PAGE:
Wednesday 13 December 2017

BBC to clarify chief's crisis role

Former BBC director general George Entwistle resigned over the
Former BBC director general George Entwistle resigned over the "unacceptable" Newsnight broadcast

The BBC has said it intends to clarify the role played by the director of BBC Northern Ireland in the Newsnight fiasco.

Peter Johnston, who has been with BBC NI since 1994, had some involvement before the programme which wrongly implicated a senior Conservative peer in a child sex abuse scandal was broadcast. The extent of his role has not yet been determined.

In a statement, a spokeswoman for the BBC in Belfast said: "We can confirm that Peter Johnston was involved in decisions about the BBC Newsnight report on 2 November 2012.

"The sequencing of events around this report has been reviewed by Ken MacQuarrie and the BBC has now published a summary of findings and actions. The next stage of this process is now under way. It will, amongst other things, seek to clarify decision-making roles and responsibilities in relation to the Newsnight report.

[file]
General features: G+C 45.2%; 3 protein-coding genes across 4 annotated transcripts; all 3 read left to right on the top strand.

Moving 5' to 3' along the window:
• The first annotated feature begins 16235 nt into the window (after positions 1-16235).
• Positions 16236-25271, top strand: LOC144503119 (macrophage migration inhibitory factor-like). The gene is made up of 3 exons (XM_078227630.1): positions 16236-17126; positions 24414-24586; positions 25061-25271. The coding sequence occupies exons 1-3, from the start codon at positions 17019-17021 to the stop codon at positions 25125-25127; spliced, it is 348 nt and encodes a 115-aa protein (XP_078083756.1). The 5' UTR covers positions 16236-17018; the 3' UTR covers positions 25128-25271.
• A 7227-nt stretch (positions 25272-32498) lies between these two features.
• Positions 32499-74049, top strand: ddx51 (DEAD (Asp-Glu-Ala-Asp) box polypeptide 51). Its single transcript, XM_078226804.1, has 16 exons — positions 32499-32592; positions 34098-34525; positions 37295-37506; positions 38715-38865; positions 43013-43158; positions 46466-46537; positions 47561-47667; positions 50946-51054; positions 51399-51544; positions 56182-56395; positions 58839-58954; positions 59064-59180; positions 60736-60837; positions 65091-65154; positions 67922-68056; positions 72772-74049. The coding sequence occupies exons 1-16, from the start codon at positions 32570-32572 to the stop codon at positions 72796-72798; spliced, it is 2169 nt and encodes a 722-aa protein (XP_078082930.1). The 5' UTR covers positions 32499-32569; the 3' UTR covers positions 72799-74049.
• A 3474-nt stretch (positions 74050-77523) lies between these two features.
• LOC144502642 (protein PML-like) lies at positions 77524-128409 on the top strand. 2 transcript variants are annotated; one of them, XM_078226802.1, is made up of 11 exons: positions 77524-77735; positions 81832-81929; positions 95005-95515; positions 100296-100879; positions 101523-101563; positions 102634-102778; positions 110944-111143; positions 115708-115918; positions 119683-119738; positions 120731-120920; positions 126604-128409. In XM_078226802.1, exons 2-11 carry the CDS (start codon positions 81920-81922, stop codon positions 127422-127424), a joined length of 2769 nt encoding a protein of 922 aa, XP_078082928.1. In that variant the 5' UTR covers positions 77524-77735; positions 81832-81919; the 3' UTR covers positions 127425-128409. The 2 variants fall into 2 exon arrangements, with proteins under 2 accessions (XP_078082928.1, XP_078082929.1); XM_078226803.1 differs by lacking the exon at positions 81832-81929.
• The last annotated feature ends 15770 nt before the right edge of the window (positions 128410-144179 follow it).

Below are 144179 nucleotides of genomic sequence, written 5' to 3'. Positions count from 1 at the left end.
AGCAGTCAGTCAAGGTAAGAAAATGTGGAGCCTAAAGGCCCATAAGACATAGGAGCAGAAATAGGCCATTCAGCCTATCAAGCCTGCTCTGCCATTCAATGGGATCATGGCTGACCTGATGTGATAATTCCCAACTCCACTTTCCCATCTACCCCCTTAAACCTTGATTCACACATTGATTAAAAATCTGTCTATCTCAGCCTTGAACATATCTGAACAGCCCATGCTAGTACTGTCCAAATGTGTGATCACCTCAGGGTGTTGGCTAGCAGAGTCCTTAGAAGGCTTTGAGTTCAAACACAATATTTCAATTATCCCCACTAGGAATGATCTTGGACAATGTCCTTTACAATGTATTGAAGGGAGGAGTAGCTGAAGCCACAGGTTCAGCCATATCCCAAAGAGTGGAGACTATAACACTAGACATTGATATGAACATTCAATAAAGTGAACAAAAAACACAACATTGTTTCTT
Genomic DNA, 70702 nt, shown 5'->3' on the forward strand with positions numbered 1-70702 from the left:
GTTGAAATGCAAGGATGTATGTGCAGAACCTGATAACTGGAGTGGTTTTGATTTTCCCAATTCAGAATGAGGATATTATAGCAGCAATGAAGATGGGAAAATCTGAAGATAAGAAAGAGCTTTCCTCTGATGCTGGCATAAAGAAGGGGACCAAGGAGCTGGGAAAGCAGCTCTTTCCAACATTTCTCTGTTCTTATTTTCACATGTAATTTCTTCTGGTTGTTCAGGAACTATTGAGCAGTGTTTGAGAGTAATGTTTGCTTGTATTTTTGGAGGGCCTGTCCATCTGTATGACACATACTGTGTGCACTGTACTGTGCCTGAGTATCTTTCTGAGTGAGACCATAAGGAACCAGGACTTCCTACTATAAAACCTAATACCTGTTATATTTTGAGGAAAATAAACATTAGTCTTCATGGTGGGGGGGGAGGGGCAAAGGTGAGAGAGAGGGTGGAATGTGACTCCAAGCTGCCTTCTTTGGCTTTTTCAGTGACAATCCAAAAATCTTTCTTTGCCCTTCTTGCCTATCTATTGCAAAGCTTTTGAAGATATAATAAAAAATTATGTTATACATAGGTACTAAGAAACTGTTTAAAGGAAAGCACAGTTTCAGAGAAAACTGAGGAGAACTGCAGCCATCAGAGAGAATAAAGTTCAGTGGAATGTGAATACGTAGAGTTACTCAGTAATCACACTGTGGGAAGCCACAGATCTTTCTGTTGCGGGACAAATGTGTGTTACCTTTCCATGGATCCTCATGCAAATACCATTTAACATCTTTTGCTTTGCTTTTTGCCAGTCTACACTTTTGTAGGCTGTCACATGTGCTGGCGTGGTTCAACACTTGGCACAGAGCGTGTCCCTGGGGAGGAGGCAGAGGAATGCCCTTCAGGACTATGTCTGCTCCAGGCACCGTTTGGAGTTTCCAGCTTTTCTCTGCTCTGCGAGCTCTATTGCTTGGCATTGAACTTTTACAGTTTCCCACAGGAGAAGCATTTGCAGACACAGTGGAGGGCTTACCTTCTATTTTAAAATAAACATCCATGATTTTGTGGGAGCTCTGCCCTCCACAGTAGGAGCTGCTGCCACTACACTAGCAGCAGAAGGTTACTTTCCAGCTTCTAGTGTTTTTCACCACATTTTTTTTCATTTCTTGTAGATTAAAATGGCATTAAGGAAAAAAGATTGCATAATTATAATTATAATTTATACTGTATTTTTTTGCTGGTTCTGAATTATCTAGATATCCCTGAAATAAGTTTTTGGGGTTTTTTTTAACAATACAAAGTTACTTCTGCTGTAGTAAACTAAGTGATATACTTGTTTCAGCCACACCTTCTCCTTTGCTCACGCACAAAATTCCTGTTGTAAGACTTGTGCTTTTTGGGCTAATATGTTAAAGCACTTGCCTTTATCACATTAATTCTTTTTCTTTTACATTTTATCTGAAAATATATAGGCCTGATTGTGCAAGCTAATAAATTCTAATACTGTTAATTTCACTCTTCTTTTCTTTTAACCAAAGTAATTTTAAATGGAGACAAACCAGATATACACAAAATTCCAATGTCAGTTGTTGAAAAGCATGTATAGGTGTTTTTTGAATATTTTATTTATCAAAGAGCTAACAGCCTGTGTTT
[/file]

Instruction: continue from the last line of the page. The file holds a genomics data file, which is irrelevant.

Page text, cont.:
"We expect that these investigations will be concluded as quickly as possible. In the meantime, we will not be making any further comment."

The broadcast in which Lord McAlpine was mistakenly identified led to the resignation of BBC director general George Entwistle on Saturday.

Peter Johnston is on the BBC's management board at national level. The 46-year-old, from Ballymena, Co Antrim, has a background in marketing and is understood to be on a salary of about £150,000.

A report by the BBC's Scotland director Ken MacQuarrie found that Newsnight failed to complete basic journalistic checks. It also claimed there was confusion about who had the ultimate responsibility for "final editorial sign-off" on the story.

Mr MacQuarrie concluded that Newsnight had been seriously weakened as a result of the editor having to step aside over the Jimmy Savile allegations and the departure of the deputy editor.

Mr Johnston said he was not considering his position. He said: "I have great faith in BBC journalism and that is the most important thing to concentrate on in these times."

Press Association

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